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Tuesday, December 6, 2022

Programming Playbook 2023: 'Set Yourself On Fire, Do Something!' – Inside Radio

The art and science of programming were on display last week when a quartet of accomplished corporate programmers took the stage at NAB Show New York. The agenda: how they develop air talent and make their content accessible to more people in new and different ways; the increasingly complex role of the program director; and why it might be a good idea to “light yourself on fire” once in a while.
For the big platform companies like iHeartMedia and Audacy, the opportunity is extending the reach of their on-air talent. “You serve it up live, and then you make sure it has life after that and the audience will be there,” said Thea Mitchem, Executive VP of Programming at iHeart. “You have to make it easy for them to find it.” Audacy makes available on demand what Executive VP and Head of Programming Jeff Sottolano called “versioned content,” along with new original digital-only programming. The key, he said, is not letting the magic that happened on the air “die on the vine.” Audacy’s Radio Rewind feature, for example, allows people to “use radio like a DVR –chaptering, unblocking topic-based content that happened on the air,” he said. “If someone has an interest in a TV show or a sports team, they can search for that on our platform, and then use that as the entryway to one of our talent or one of our brands,” Sottolano said.
Rewarding talent for their digital output has become a priority at Beasley Media Group, where Chief Content Officer Justin Chase said they realigned bonuses to include digital metrics in addition to Nielsen ratings. Digital performance is also factored into bonus structures for Beasley programmers and managers. Raddio One has set goals for social reach and digital views for talent and replaced some personalities that weren’t meeting them. “There has to be an existence of you in the digital space,” said Colby Colb, Senior VP of Programming at Radio One and sister syndication arm Reach Media.
The panel, moderated by McVay Media Consulting President Mike McVay, agreed that developing new air talent has never been more important. Mitchem said iHeart has a coaching system for personalities, but she also identifies new talent that are digitally adept with strong social followings but may have never cracked a mic. The development process starts with “basic training,” such as working with the best board ops and sitting in with top on-air talent. “I also utilize podcasting and social as a chance for them to develop personality,” Mitchem said. “These young people are not the next generation; they are thee generation.”
Multilayered Programming Jobs
It’s not just on-air jobs that have gotten harder. When Sottolano said the role programmers play has never been more complicated, heads nodded in the audience. “We’ve asked them to become experts in everything and in some cases, not always provided them all the support that they need,” he said. “And that’s been a big shift in our organization – you don’t have to be the expert in everything. You may not want to learn about encoding and processing, and that’s okay because we have someone who will do that for you.”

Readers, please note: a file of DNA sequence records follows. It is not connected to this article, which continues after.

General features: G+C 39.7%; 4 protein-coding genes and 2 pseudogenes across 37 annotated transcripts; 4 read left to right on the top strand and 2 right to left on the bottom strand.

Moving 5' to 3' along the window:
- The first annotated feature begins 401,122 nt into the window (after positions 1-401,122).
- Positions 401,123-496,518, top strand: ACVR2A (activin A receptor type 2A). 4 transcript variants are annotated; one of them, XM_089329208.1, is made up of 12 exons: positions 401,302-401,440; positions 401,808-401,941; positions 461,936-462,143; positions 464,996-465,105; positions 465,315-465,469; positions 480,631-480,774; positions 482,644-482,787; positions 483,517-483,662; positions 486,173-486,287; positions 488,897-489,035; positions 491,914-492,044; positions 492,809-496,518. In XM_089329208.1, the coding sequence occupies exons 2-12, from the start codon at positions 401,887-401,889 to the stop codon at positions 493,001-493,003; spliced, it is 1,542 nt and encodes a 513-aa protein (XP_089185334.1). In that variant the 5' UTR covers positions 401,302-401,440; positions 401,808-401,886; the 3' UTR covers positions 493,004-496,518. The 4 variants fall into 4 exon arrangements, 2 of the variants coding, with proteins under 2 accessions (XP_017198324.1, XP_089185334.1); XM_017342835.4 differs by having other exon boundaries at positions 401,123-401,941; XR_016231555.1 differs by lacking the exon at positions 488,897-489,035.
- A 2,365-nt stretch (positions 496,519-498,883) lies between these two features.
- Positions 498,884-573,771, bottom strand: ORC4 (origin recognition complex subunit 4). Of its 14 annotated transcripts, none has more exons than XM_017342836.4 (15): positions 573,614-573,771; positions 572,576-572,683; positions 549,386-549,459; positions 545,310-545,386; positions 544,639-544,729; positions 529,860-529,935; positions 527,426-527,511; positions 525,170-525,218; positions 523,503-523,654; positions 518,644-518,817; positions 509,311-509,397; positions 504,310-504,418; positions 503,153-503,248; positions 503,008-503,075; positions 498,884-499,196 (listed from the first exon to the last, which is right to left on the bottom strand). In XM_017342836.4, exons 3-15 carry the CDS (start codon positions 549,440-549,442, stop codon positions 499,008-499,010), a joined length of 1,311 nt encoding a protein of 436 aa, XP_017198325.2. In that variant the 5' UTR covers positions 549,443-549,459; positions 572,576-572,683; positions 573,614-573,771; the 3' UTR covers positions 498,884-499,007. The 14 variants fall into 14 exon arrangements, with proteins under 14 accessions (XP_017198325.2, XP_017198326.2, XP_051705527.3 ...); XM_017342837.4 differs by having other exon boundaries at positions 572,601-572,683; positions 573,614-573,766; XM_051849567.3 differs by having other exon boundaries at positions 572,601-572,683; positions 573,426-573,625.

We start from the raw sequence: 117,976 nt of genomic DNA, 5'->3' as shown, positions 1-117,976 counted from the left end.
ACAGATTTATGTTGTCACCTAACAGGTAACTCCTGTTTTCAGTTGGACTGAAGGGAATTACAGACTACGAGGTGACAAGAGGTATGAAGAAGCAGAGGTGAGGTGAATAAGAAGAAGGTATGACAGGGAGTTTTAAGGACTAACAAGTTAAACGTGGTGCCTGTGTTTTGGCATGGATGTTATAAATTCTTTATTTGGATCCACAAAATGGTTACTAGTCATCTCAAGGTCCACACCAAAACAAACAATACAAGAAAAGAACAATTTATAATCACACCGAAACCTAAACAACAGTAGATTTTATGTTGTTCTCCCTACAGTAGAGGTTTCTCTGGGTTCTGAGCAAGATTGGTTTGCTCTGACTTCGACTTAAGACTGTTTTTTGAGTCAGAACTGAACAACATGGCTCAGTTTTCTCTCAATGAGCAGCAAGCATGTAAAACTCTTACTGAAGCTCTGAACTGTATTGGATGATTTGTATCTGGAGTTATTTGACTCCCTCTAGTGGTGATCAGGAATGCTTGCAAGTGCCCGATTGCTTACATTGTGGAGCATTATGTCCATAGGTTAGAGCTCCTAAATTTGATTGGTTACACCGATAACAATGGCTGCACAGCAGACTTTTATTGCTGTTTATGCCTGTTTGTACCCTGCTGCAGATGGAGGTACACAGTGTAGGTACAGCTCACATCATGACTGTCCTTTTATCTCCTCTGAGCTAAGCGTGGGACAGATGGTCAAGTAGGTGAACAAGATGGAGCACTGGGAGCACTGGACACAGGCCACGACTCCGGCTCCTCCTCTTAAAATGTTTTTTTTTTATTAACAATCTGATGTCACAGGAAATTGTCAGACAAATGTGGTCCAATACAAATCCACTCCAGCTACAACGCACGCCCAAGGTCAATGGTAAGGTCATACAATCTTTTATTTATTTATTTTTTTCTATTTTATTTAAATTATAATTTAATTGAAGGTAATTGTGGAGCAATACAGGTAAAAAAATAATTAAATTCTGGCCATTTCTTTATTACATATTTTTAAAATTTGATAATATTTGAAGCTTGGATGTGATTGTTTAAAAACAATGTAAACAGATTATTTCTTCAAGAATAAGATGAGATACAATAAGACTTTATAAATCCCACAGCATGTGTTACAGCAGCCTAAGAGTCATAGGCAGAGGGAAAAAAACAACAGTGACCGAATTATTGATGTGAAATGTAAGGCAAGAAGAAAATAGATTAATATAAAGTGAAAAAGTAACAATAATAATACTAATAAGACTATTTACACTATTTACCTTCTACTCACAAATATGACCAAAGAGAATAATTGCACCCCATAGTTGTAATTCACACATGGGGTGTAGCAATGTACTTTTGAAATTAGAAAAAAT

With music commoditized by its availability in so many places, the role of on-air talent has taken on even greater importance. Chase predicted the ongoing trend of personality teams outside of morning drive will only strengthen, especially as music licensing fees grow in lock step with more online listening.
With many of its stations carrying syndicated shows in morning drive, Radio One’s prime daypart for high engagement personalities is afternoon drive, while nights have become a talent proving ground. “You got to find them, grow them and move them, but it happens so fast,” Colb said. “They could do one or two things in social media or one show that goes viral that can dynamically change a talent overnight in the market.
Mitchem drew a distinction between “jocks” and “personalities,” singling out Angela Yee as one of the latter. When “The Breakfast Club” cohost gets her own syndicated midday show in January, she won’t be playing 12 songs an hour. Mitchem said it will be an interactive, multi-platform show that includes radio, social, YouTube and other outlets.
Sottolano went as far as saying “the jock job is obsolete. It doesn’t exist anymore.” Talent today need the skills to engage with people in-person, on-air, across platforms and in sales situations. “I would much rather take a risk on a raw talent, that is unpolished but has a lot of upside, than a seasoned jock,” he said.
Despite the increasingly difficult multilayered jobs of air talent and programmers, the panel stressed the importance of keeping fun in the job. Mitchem said she can tell whether a station is winning or losing by the vibe in the hallways. Chase said the industry needs to get back to doing “fun things, promotions, stunts, charity events that are more meaningful in the community” and draw attention to the brand. Colb put it more bluntly: “Set yourself on fire. Do something! We’re not a shift at Walmart.”

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